Building Owner Sued To Keep Illegally Built Addition; Judges Struck Down Owner’s Appeal
A relic of New York City’s anti-slavery past has been saved.
A panel of appellate judges unanimously ruled Nick Mamounas, the owner of Manhattan’s only documented stop on the Underground Railroad, used an invalid permit to illegally build a fifth floor addition on top of the building.
“I think it speaks volumes about the monumental importance of this house, and this decision as a precedence,” Fern Luskin, professor of art and art history at LaGuardia Community College, and the co-chair of the Friends of the Hopper Gibbons House, told Bossip.
The four-story building was once home to the Hopper-Gibbons family; die-hard abolitionists who hosted well-known anti-slavery crusaders like Frederick Douglass and housed runaway slaves there.
An angry mob looted and torched the home during Manhattan’s Draft Riots of 1863, forcing the family to escape by fleeing over the building’s roof. That roof is now obscured by the illegal addition.
“When it was looted and burned, it still managed to stand tall, until Mamounas tarnished the original,” Luskin said. “Developers cannot do this. They cannot get away with this in a landmarked building of this significance.”
The city’s Landmarks Preservation Commission will now decide the fate of the Underground Railroad house, the judges Feb. 24 decision says.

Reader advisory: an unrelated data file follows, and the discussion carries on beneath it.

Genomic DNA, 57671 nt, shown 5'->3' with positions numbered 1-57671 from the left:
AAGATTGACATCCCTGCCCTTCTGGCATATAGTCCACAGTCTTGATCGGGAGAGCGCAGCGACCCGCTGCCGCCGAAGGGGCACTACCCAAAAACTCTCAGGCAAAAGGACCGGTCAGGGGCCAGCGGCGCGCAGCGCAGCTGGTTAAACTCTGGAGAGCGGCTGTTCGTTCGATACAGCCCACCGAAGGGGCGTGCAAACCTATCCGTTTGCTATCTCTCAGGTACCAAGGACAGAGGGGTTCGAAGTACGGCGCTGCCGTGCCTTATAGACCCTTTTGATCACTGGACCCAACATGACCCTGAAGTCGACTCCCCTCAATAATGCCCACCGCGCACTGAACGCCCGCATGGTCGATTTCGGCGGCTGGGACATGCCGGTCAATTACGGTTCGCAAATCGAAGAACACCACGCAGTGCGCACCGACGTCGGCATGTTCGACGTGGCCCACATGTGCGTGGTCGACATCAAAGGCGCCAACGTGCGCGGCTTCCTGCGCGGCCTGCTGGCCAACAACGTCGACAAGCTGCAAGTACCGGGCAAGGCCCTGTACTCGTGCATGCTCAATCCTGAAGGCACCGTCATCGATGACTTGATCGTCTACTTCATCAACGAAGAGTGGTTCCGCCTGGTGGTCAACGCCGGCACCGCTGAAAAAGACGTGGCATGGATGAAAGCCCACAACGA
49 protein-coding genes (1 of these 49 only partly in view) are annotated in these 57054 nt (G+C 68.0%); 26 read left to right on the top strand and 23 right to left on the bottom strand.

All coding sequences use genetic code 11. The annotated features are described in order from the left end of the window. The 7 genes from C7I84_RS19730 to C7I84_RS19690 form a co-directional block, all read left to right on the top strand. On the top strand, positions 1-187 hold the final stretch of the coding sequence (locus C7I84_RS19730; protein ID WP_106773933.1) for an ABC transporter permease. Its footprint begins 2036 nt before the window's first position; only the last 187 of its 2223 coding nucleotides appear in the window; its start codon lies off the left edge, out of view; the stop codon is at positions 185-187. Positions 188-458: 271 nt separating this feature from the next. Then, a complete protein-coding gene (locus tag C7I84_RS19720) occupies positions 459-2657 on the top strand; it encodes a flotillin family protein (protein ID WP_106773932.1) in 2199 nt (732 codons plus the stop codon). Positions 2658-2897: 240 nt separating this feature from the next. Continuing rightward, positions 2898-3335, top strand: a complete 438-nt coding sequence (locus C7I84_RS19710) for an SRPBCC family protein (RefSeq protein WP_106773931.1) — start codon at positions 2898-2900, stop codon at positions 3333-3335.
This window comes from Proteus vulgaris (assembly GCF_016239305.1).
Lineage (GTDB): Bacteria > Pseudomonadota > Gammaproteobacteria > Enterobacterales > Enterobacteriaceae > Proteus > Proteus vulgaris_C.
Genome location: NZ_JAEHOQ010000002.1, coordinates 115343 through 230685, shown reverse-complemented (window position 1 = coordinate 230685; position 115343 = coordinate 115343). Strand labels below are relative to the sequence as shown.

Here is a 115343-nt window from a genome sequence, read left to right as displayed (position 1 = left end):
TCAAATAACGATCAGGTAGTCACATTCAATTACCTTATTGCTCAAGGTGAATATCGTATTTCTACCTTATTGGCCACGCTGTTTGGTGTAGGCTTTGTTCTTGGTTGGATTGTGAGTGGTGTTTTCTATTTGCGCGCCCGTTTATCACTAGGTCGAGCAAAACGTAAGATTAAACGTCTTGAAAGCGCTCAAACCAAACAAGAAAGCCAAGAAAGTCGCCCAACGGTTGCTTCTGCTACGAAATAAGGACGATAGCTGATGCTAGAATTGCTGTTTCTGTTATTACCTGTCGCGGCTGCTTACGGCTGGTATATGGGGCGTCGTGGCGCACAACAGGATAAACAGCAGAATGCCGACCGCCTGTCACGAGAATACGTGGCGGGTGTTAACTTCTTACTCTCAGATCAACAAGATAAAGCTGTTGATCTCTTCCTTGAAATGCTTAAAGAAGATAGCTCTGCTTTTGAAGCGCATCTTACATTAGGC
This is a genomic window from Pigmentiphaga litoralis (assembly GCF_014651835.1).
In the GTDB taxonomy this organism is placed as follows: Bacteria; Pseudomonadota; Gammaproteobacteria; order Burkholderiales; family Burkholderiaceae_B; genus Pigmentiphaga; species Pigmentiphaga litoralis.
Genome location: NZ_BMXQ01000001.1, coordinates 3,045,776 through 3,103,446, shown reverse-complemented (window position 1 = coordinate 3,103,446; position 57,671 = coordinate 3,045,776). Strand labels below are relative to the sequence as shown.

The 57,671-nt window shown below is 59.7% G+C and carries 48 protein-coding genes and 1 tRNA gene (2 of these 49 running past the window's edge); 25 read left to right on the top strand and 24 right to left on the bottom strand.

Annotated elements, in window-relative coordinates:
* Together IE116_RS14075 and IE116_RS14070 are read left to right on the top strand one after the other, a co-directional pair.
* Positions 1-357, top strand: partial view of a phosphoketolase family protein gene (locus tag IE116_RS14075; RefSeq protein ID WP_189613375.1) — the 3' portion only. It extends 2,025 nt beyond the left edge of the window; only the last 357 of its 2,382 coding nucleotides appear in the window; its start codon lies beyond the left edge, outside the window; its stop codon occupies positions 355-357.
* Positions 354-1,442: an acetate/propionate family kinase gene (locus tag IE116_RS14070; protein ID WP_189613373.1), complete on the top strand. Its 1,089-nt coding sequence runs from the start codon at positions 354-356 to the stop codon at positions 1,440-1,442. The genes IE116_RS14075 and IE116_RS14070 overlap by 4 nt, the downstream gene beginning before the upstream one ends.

Julie Finch, co-chair of the Friends of the Hopper-Gobbons House, said she hopes the building’s fifth floor addition will be torn down, and the building be restored as a memorial to the 11 to 30 African-American men who were lynched during the Draft Riots.
“It’s a great victory for preservationists, a great victory for abolitionists and for Black history,” Finch told Bossip.
In 2010, Mamounas built the fifth floor “penthouse” on top of the landmarked Chelsea rowhouse at 339 West 29th Street, and kept on building even after the city withdrew the building permit. Two years ago, the city’s Board of Standards and Appeals decided that Mamounas had to get approval from the Landmarks Preservation Commission to keep the fifth floor. Mamounas appealed that decision, and both sides appeared in New York Appellate Court three weeks ago to prove their cases.
The judges decided that Mamounas should’ve appealed the city’s decision to revoke the permit, but even if he had, it wouldn’t have made a difference, because it wasn’t legit in the first place.
“We have considered the petitioners remaining contentions and we find them unavailing,” the appellate decision reads.
Photo Credit: Fern Luskin